Checking for vitamin B12 deficiency starts with a simple blood test. Deficiency is unlikely when the level is above 300 picograms per liter (pg/mL). In some laboratories, this will be equivalent to above 221 picomoles per liter (pmol/L), but is possible when the level is borderline, between 200 and 300 pg/mL (148 – 221 pmol/L), and is confirmed when the level is below 200 pg/mL (below 148 pmol/L). Additional blood tests can be done for those with borderline results and those with neurological symptoms that are difficult to explain, as these individuals may be experiencing vitamin B12 deficiency on the cellular level and will benefit from treatment, but their blood vitamin B12 remains relatively “normal.” These additional tests include homocysteine and methylmalonic acid. Both values will be elevated in vitamin B12 deficiency.

This evaluation should be accompanied by a review of medical conditions, medications and personal habits in order to exclude other causes for these elevated values. Patients taking metformin who test positive for vitamin B12 deficiency also need to be evaluated for other common causes of low vitamin B12: pernicious anemia, food-cobalamin malabsorption syndrome (the most common cause), very strict vegetable-based diets, stomach/small bowel/pancreatic abnormalities, certain medications (some antibiotics, acid reducers, colchicine) and parasites.

While discontinuing metformin may be advised in severe cases of metformin-induced vitamin B12 deficiency, metformin can be continued in most patients who are receiving adequate vitamin B12 replacement. Typically, vitamin B12 replacement is given in the form of an injection (either intramuscular or deep subcutaneous, i.e., under the skin) of 1,000 micrograms of cyanocobalamin (a form of vitamin B12) initially daily for a week, followed by weekly for a month, and sometimes continued monthly for life. There are many protocols available, and some clinics may use different doses and schedules.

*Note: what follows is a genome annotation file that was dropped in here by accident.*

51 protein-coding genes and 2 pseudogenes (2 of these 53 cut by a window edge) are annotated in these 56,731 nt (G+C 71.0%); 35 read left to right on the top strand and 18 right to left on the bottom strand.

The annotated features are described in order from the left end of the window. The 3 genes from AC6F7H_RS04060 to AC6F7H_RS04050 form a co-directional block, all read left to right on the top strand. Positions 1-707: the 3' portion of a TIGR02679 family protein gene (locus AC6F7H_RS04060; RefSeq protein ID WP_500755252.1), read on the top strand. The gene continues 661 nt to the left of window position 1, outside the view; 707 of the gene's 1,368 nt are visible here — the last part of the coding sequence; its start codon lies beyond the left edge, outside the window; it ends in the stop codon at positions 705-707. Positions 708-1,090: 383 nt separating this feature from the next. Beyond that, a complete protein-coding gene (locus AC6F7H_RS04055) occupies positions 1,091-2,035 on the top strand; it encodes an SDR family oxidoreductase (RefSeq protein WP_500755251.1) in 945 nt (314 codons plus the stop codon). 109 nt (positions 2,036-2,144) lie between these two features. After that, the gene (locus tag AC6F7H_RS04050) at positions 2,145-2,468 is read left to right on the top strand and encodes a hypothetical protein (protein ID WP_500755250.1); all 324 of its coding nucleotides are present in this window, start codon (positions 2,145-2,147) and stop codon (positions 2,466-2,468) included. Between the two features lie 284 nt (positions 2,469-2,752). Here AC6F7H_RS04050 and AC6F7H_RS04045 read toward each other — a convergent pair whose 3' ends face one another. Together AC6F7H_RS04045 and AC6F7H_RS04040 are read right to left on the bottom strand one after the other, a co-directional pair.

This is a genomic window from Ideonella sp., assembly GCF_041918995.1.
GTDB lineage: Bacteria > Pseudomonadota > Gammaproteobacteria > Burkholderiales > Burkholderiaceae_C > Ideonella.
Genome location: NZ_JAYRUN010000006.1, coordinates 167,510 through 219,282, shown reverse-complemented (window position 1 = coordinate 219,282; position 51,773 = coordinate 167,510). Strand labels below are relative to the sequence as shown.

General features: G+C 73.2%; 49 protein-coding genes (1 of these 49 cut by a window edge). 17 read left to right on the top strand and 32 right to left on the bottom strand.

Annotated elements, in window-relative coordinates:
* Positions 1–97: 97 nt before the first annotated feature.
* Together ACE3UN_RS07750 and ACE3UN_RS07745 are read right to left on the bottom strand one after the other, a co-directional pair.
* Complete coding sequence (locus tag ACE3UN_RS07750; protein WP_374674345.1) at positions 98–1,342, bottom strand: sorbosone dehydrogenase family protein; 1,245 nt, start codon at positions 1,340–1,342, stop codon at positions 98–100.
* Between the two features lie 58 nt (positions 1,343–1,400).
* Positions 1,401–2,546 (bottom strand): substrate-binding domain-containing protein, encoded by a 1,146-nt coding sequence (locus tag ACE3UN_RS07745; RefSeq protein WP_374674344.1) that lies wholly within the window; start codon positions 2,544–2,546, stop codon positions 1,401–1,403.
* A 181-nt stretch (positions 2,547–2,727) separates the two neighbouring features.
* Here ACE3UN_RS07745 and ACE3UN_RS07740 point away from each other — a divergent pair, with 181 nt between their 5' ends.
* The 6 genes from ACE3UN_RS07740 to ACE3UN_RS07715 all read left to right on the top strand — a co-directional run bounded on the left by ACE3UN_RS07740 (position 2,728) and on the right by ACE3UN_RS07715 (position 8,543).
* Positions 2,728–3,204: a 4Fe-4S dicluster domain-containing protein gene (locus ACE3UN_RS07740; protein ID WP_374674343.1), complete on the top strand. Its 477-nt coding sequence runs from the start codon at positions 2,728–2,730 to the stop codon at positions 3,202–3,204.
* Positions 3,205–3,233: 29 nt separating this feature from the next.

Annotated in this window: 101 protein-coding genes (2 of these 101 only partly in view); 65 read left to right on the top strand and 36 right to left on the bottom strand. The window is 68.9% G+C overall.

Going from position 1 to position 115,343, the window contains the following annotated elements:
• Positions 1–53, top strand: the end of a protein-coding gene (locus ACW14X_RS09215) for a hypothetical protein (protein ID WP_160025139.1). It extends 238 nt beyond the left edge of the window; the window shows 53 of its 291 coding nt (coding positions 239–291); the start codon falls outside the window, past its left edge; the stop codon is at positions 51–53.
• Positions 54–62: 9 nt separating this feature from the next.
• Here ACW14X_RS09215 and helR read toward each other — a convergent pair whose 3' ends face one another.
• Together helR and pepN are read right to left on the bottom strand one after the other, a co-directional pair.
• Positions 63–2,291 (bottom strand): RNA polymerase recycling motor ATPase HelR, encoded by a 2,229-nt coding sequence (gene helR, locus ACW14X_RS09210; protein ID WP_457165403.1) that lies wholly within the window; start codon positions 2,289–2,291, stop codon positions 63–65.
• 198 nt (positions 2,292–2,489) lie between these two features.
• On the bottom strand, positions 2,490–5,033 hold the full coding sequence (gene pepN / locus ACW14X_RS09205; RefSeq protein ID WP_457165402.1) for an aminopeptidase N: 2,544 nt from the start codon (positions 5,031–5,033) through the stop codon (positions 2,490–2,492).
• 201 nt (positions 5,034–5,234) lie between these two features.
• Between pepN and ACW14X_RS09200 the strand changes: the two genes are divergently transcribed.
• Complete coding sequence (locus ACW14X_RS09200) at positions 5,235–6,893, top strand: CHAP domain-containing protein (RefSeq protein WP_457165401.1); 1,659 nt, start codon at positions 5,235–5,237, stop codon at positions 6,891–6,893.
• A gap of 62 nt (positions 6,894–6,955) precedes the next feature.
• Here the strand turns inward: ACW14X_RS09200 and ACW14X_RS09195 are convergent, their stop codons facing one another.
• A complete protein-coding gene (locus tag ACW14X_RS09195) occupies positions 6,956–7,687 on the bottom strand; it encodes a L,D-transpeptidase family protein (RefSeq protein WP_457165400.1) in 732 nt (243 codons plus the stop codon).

In mild cases of vitamin B12 deficiency, or in patients who cannot tolerate shots, oral vitamin B12 replacement (with cyanocobalamin) can be used. Very high doses are usually given, typically 1,000 to 2,000 micrograms a day. Many patients will start with the injectable form, and, after their vitamin B12 level is back to normal, will convert to the oral form. A nasal spray and sublingual (under the tongue) tablets of cyanocobalamin are also available and approved for treatment. Other formulations containing different forms of vitamin B12 (methylcobalamin, hydroxocobalamin, adenosylcobalamin) are not officially approved for treatment of vitamin B12 deficiency.

Vitamin B12 replacement will reverse hematological abnormalities within days to weeks, will stop – but not completely reverse – further progression of nerve damage, and improve neurological and psychiatric symptoms within several months. Vitamin B12, homocysteine, methylmalonic acid and hematological studies (CBC) should be monitored during and after treatment.

Many experts recommend evaluating patients for vitamin B12 deficiency at the time metformin is begun, followed by every one to 2 years while on metformin therapy. Others even suggest a once-yearly injection of 1,000 micrograms of vitamin B12 as an alternative to testing. All patients should also be screened for distal neuropathy beginning at the time of diagnosis of type 2 diabetes, followed by at least yearly re-evaluation – this can not only diagnose diabetic neuropathy, but will identify other polyneuropathies, including that of metformin-induced vitamin B12 deficiency.